By Jeanna Bryner, Live Science Managing Editor | October 09, 2007 01:25pm ET.

Top 10 Mysteries of the Mind

5 mind-bending facts about dreams. When your head hits the pillow, for many it's lights out for the conscious part of you.

5 mind-bending facts about dreams

But the cells firing in your brain are very much awake, sparking enough energy to produce the sometimes vivid and sometimes downright haunted dreams that take place during the rapid-eye-movement stage of your sleep. Today in history May 30th. 10 of the world's biggest unsolved mysteries: Voynich Manuscript. Voynich Manuscript Named after the Polish-American antiquarian bookseller Wilfrid M.

10 of the world's biggest unsolved mysteries: Voynich Manuscript

Voynich, who acquired it in 1912, the Voynich Manuscript is a detailed 240-page book written in a language or script that is completely unknown. Its pages are also filled with colorful drawings of strange diagrams, odd events and plants that do not seem to match any known species, adding to the intrigue of the document and the difficulty of deciphering it. The original author of the manuscript remains unknown, but carbon dating has revealed that its pages were made sometime between 1404 and 1438. It has been called "the world's most mysterious manuscript. " Theories abound about the origin and nature of the manuscript. One thing most theorists agree on is that the book is unlikely to be a hoax, given the amount of time, money and detail that would have been required to make it.

10 of the world's biggest unsolved mysteries: Go figure. X's Heat-Shield Tested At 3,500 Degrees Fahrenheit. New York Mayor Calls for Restrictions on Sugary Soft Drinks. Goodbye, Big Gulps.

New York Mayor Calls for Restrictions on Sugary Soft Drinks

Mayor Michael Bloomberg is calling for a ban on large-sized sugary beverages from most dining establishments. The new measure would prohibit New York City delis, movie theaters, sidewalk food carts, stadiums and restaurants from selling cups or bottles containing more than 16 fluid ounces of sweetened drinks, the New York Times reports. The ban does not include diet sodas, fruit juices, alcohol, or dairy-based drinks like milkshakes, but applies to energy drinks and pre-sweetened iced tea. Best (And Worst) Mars Landings Ever. NASA flooded with 400 ideas to explore Mars - Technology & science - Space - Scientists have responded in a big way to NASA's call to help reformulate its Mars robotic exploration strategy, submitting about 400 ideas and Red Planet mission concepts to the space agency. NASA's Mars program suffered deep cuts in President Barack Obama's proposed 2013 budget, which was released in February.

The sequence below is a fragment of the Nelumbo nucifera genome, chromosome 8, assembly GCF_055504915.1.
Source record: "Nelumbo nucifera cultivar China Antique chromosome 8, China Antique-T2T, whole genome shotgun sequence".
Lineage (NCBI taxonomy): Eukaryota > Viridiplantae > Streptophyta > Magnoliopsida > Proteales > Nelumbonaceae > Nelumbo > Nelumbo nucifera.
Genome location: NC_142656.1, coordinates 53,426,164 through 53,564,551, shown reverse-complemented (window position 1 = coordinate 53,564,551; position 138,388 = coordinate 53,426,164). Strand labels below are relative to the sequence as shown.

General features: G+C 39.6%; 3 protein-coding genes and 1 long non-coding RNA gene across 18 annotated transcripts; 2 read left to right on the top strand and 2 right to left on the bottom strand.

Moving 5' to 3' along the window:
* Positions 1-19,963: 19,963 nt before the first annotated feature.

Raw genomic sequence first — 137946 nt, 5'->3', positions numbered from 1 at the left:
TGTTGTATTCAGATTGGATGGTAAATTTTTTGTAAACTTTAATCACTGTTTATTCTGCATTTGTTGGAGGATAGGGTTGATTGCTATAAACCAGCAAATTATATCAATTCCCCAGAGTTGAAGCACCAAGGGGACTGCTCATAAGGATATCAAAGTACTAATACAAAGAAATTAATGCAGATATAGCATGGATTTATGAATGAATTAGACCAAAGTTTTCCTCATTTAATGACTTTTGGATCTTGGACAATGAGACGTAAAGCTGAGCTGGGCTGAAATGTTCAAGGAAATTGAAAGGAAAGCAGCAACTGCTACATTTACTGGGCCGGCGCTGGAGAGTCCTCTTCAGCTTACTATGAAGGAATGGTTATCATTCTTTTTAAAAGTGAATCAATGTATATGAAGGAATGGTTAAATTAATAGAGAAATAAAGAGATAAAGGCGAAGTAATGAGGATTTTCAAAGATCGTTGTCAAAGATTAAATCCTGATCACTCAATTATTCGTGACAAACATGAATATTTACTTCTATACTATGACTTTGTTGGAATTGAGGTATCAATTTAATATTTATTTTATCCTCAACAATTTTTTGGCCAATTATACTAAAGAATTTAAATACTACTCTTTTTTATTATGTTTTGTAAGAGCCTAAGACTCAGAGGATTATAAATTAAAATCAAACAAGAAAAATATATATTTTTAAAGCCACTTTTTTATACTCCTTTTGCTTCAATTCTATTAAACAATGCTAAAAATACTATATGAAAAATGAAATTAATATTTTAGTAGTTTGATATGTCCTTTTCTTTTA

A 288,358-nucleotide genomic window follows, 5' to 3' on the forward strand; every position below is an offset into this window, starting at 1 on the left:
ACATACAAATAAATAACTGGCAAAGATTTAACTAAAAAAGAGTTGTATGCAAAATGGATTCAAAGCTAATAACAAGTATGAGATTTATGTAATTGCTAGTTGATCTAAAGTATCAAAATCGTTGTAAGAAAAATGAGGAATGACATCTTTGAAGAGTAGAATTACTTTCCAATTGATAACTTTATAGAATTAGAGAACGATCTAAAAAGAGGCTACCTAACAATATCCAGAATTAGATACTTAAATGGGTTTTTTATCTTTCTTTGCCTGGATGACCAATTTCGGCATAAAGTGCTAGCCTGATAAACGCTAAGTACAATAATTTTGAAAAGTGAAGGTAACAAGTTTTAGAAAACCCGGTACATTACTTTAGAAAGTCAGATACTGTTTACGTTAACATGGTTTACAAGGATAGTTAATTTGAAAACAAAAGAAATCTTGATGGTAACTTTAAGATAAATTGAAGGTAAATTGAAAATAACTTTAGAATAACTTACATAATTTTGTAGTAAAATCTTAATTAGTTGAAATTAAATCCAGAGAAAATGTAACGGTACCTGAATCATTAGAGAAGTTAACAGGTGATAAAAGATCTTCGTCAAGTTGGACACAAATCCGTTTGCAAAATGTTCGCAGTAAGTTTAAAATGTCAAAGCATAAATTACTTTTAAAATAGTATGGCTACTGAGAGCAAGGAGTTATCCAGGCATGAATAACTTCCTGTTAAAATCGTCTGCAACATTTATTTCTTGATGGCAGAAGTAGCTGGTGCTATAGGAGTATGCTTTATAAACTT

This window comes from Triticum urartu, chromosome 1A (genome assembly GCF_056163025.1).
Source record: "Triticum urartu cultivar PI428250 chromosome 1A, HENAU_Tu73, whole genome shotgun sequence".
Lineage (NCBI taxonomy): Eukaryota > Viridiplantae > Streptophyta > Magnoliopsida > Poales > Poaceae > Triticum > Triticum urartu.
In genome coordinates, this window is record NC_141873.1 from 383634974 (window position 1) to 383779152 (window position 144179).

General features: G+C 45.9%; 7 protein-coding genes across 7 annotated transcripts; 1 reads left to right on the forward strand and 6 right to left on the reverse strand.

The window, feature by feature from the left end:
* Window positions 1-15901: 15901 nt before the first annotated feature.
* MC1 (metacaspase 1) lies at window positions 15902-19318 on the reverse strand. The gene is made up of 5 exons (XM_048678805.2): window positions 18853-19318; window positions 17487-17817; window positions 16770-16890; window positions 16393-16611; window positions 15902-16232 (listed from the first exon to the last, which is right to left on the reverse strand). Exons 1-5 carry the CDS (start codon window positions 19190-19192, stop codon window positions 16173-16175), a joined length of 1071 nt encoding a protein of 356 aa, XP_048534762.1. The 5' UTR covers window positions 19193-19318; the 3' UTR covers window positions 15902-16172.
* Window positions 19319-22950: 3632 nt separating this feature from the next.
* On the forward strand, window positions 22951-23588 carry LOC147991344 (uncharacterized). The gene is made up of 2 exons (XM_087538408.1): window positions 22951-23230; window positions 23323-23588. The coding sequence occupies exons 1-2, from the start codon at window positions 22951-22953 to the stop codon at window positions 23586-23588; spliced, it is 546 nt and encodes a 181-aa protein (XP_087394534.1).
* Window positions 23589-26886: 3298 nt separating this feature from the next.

In response, NASA pulled out of the European-led ExoMars mission, which aims to launch an orbiter and a rover to the Red Planet in 2016 and 2018, respectively. The agency also undertook a broad rethink of its Mars strategy, to figure out how best to explore the Red Planet with reduced funding. NASA asked the scientific community for ideas and was expecting to get about 200 proposals at its recent Concepts and Approaches for Mars Exploration Workshop in Houston, officials said. "This strong response sends a clear message that exploring Mars is important to future exploration," said John Grunsfeld, associate administrator for NASA's Science Mission Directorate, in a statement.

Video: 'I think I want to marry you' - Back Page.